Even as his behavior gradually becomes more and more troubling, less and less defensible, the film remains too messy for a simple flipped switch in which we belatedly decide that we’ve been watching a monster … Deep End is a portrait of adolescent horniness/haplessness that always seems to be headed for tragedy (and indeed is), yet foregrounds a kid who comes across as so innocent and absurd that it’s hard to do anything but smile indulgently at him.

Long takes of people moving slowly, dramatically across a single room, an air of seductive repression. The blu extras say he films “beautiful women suffering,” yet this is far more tolerable than the same year’s Bergman, which could be described the same way.

Petra is Margit Carstensen – I’ve seen her in Possession. She is very lazy, whining that her mom wants to borrow money, dictating a letter to Joseph Mankiewicz to her servant Marlene (Irm Hermann, a Fassbinder associate from the start). When friend Katrin Schaake visits she brings along young Hanna Schygulla. Hanna is married, husband off in Australia, seems unsophisticated. Petra gets her alone, offers her money and seduces her into a modeling job.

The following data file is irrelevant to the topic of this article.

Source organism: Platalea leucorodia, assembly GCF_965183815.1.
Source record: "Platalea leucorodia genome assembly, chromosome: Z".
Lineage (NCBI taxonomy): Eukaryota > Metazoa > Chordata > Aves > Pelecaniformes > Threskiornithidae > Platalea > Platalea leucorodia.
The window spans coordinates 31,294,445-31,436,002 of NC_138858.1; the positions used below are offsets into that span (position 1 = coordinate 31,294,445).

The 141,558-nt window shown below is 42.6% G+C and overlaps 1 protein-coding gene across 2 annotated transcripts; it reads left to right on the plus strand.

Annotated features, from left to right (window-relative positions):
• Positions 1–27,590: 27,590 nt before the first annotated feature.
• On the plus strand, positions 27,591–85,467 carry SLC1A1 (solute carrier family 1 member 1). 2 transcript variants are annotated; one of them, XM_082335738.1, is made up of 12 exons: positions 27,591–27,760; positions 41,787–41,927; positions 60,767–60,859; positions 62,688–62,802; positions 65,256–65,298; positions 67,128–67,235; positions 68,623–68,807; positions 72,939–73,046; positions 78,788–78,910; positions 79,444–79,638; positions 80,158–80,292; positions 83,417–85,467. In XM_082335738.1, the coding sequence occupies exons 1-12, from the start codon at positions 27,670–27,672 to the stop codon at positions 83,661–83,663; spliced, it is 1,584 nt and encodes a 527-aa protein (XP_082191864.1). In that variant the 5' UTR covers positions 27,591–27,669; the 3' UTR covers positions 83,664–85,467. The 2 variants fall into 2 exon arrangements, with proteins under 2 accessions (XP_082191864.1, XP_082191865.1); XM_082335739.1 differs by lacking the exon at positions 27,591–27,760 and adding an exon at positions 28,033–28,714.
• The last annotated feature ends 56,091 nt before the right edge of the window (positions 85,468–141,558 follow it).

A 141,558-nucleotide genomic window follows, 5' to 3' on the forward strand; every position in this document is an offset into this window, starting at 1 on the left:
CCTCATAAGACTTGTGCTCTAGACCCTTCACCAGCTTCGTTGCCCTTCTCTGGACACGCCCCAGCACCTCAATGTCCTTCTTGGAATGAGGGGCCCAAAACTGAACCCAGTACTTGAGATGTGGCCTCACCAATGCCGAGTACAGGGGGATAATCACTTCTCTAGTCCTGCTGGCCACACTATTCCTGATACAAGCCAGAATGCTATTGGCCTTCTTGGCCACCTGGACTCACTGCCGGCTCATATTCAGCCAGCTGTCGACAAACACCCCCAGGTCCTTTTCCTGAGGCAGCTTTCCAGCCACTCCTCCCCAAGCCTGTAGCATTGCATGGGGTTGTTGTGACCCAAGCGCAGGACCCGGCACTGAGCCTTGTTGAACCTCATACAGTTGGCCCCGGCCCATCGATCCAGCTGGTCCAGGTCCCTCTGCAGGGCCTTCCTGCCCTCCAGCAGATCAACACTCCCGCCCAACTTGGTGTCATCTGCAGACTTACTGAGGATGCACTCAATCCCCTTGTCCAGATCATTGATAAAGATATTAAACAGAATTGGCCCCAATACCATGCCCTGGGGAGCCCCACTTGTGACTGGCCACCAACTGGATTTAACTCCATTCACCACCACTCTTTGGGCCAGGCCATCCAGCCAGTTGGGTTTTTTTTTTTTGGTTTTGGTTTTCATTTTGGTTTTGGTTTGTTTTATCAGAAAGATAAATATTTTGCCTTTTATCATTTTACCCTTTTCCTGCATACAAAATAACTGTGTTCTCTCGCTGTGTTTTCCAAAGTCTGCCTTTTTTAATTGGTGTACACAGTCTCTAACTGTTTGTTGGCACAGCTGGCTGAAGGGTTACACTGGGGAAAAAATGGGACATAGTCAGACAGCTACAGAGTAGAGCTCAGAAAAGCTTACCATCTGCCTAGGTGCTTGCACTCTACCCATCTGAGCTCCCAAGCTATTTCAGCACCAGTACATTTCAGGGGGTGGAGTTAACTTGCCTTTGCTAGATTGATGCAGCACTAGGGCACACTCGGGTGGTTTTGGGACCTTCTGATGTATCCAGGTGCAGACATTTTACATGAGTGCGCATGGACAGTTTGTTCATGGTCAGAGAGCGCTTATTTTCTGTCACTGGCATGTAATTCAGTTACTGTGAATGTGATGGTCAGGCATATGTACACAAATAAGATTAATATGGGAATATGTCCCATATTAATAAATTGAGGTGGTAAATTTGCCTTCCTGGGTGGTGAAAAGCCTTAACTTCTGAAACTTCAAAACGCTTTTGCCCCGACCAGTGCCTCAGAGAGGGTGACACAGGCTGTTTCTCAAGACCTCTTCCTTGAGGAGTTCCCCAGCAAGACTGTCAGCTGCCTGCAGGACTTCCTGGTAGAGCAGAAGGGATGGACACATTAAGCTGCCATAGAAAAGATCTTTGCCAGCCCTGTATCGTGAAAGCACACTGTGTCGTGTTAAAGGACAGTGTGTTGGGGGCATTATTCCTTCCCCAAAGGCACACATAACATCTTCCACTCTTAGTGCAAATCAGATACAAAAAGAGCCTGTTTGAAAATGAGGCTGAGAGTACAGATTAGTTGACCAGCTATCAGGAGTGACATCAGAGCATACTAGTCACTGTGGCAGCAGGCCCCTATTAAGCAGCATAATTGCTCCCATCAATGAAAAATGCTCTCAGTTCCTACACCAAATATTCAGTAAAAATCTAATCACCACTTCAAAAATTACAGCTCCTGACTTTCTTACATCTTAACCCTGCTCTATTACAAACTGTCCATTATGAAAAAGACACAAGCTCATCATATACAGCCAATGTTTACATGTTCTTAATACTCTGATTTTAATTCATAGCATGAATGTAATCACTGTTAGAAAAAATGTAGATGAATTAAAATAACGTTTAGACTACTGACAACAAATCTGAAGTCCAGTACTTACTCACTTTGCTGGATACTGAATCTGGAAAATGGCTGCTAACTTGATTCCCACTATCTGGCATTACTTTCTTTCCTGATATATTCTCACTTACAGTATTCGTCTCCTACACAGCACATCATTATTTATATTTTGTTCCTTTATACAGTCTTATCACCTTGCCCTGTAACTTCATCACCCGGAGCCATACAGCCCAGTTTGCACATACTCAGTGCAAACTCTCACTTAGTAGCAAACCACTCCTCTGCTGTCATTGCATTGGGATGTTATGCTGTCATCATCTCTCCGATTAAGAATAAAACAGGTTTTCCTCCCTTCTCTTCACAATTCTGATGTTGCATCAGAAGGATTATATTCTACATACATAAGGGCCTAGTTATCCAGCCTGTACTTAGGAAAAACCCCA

Katrin and Petra:

Hanna’s grand entrance:

Next time we see them, they’re gripey with each other and the power tables have turned, Hanna seeming to be in control of Petra’s actions and emotions. She learns that her husband has come to Germany, abruptly breaks up with Petra and leaves – so we saw their first and last day together. The next day Petra’s classist daughter visits (Eva Mattes, murdered wife of Woyzeck), Petra has a drunken breakdown in front of everyone, and Marlene finally leaves her.

Marlene:

Not the new feature, but the director’s early gay art film, before the technical innovation of sync dialogue. Definitely connected to the new film – one doctor’s body keeps growing mysterious organs – the word “secretions” appears often.

“I am Adrian Tripod, the director of this place, the House of Skin. In a sense, my present incarnation was generated by the mad dermatologist Antoine Rouge. The House of Skin began its existence as a residential clinic for wealthy patients who were treated for severely pathological skin conditions induced by contemporary cosmetics.”

Most of the the women in Canada are dead from Rouge’s Malady. Our narrator reports that mad prophet Antoine Rouge had disappeared after seizing control, the House now fallen into the hands of two interns. Our guy visits the Institute of Neo-Venereal Disease and spends a good amount of time giving foot rubs, is later invited to join a pedophile conspiracy worshipping underground spheres.

I’d seen this before – I think it was a bootleg VHS alongside Stereo – mainly leaving an impression from the architecture and the way it’s presented, which I still think about. The color of the HD restoration is really great, and the ideas are groovy, so I was being generous while watching, telling myself “the movie is not long and slow, the sound loops are not annoying,” but it is and they are. Glad to revisit it anyway – anticipation is very high for the new one.

A stagebound musical comedy Bergman released in 1975 in between some of his most severe movies.